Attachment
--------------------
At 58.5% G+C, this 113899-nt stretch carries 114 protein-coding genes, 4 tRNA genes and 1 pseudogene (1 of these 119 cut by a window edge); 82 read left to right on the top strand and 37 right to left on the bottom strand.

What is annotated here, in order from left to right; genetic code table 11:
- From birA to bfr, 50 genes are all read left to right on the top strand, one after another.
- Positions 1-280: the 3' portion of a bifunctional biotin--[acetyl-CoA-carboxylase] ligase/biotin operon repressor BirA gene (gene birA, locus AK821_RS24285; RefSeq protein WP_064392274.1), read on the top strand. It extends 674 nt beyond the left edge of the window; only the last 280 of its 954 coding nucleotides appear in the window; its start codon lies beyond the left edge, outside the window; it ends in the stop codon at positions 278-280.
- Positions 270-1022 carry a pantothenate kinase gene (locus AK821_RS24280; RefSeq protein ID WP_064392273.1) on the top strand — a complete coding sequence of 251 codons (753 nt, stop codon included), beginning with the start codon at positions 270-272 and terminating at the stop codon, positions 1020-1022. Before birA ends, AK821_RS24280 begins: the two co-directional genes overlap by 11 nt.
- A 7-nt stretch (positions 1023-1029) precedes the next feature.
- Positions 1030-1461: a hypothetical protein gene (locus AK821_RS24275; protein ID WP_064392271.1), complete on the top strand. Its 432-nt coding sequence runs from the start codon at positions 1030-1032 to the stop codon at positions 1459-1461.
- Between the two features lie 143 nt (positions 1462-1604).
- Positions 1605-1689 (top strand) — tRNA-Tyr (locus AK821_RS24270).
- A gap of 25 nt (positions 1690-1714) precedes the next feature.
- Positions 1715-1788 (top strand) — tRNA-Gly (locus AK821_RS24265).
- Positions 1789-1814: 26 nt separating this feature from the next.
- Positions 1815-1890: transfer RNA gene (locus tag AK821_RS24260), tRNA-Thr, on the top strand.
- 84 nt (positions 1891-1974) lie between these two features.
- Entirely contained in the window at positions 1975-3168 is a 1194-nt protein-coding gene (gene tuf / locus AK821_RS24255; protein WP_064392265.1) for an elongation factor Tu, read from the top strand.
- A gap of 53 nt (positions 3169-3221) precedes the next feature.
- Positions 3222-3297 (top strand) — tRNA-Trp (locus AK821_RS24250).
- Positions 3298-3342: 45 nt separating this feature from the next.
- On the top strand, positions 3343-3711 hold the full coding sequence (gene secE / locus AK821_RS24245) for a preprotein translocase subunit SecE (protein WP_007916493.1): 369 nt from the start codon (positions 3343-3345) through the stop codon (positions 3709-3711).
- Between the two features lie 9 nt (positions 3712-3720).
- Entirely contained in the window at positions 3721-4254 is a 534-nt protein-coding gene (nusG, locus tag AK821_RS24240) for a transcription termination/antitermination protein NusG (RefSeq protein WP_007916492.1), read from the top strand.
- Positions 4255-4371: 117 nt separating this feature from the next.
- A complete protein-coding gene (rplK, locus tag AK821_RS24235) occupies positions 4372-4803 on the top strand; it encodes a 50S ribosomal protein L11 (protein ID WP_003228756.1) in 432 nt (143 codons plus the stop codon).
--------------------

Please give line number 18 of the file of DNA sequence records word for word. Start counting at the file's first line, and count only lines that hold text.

- Positions 3298-3342: 45 nt separating this feature from the next.